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Antiautoimmune Drug Treatment Combined with Bone Marrow Transplant Cures Mouse Model of Type I Diabetes

By BiotechDaily International staff writers
Posted on 12 Jun 2013
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Treatment with a drug to block autoimmune attack combined with transplantation of adult bone marrow cells or purified bone marrow progenitor cells restored the population of insulin-producing pancreatic beta cells and cured a mouse model of type I diabetes.

Investigators at the University of Missouri (Columbia, USA) had previously shown that a peptide drug (Ig-GAD2 ) comprising a 14 amino acid sequence isolated from the enzyme glutamic acid decarboxylase, induced immune modulation in hyperglycemic mice that was able to control pancreatic inflammation, stimulate beta-cell regeneration, and prevent type I diabetes progression. However, this treatment was unable to reverse the course of the disease despite eradication of inflammatory immune cells from the pancreas.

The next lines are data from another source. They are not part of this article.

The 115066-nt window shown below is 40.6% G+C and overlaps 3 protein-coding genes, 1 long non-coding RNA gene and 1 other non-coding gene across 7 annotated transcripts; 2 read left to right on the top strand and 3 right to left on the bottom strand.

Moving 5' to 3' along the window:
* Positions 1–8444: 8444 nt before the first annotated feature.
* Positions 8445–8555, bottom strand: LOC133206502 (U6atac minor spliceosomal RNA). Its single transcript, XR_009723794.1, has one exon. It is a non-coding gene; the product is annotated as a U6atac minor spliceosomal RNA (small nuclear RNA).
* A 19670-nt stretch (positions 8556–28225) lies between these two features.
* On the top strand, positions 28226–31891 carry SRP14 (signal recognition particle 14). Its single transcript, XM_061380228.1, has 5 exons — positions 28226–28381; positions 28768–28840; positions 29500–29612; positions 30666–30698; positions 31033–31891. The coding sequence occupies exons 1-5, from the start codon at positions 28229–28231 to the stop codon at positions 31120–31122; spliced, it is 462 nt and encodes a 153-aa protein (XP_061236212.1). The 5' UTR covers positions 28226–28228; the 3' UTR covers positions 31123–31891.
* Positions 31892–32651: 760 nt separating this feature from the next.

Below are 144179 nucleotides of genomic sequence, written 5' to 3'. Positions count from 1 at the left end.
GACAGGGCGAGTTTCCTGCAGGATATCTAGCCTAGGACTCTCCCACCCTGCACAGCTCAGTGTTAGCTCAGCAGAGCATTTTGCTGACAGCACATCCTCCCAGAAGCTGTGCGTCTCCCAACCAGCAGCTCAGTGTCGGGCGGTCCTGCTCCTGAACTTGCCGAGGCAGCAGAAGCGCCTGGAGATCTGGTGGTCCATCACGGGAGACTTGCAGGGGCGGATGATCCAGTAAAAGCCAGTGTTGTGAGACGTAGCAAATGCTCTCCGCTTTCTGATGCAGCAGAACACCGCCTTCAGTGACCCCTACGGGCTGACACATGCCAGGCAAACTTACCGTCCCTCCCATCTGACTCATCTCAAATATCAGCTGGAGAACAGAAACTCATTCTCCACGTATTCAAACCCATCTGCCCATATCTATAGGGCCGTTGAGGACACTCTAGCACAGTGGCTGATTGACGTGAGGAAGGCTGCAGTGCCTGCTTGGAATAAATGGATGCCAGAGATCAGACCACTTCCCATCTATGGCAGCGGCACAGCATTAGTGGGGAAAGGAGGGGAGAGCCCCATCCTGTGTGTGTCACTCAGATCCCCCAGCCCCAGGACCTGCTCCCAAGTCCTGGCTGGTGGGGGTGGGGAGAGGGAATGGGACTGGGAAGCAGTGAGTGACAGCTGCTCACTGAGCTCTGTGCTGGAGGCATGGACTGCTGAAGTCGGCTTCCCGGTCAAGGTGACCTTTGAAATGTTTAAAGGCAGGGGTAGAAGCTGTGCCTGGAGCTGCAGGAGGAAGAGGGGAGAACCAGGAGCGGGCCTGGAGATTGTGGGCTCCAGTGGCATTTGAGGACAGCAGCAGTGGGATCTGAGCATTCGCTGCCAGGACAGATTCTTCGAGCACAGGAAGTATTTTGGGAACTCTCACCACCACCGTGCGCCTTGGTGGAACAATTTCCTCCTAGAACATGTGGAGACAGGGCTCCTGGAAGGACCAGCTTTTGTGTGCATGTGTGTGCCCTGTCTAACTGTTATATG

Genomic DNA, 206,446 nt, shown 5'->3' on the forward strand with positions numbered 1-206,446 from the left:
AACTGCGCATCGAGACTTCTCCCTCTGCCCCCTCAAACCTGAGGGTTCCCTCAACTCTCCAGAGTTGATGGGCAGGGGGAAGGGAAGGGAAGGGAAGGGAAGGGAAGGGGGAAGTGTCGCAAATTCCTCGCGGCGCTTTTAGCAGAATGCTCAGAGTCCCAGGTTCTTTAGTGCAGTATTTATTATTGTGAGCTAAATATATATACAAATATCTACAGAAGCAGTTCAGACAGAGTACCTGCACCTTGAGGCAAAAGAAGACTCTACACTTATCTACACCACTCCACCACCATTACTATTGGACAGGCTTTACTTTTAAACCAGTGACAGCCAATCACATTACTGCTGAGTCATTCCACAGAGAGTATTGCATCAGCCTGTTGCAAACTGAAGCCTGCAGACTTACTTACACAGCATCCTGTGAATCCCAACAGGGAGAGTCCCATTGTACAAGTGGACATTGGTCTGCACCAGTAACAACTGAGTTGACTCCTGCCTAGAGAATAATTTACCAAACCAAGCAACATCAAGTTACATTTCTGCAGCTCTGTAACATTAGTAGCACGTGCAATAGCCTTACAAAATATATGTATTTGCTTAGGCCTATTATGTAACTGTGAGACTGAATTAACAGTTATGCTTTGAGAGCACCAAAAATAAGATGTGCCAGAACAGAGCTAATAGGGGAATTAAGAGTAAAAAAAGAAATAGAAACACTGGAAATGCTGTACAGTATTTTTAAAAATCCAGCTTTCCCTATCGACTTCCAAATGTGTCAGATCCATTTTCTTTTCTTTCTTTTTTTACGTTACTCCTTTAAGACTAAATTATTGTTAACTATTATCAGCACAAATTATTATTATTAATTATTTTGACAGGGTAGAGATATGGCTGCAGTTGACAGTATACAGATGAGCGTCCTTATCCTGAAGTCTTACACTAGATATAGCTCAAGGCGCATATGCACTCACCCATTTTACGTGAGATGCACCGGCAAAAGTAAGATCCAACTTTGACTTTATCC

In a paper published in the May 28, 2013, online edition of the journal Diabetes the investigators reported that the reason for this failure was linked to damage done by autoimmune attack to the capillaries that supply blood to the pancreas. To repair this damage they injected diabetic rats with either bone marrow cells or purified bone marrow progenitor cells in combination with Ig-GAD2.

The investigators reported that when the mice received bone marrow cells together with Ig-GAD2, in addition to immune modulation there was concomitant formation of new beta- and endothelial cells in the pancreas. The new beta cells were of host origin while the donor bone marrow cells gave rise to the endothelial cells. On the other hand, transfer of purified bone marrow endothelial progenitors instead of whole bone marrow cells sustained both beta- and endothelial cell formation and reversal of diabetes.

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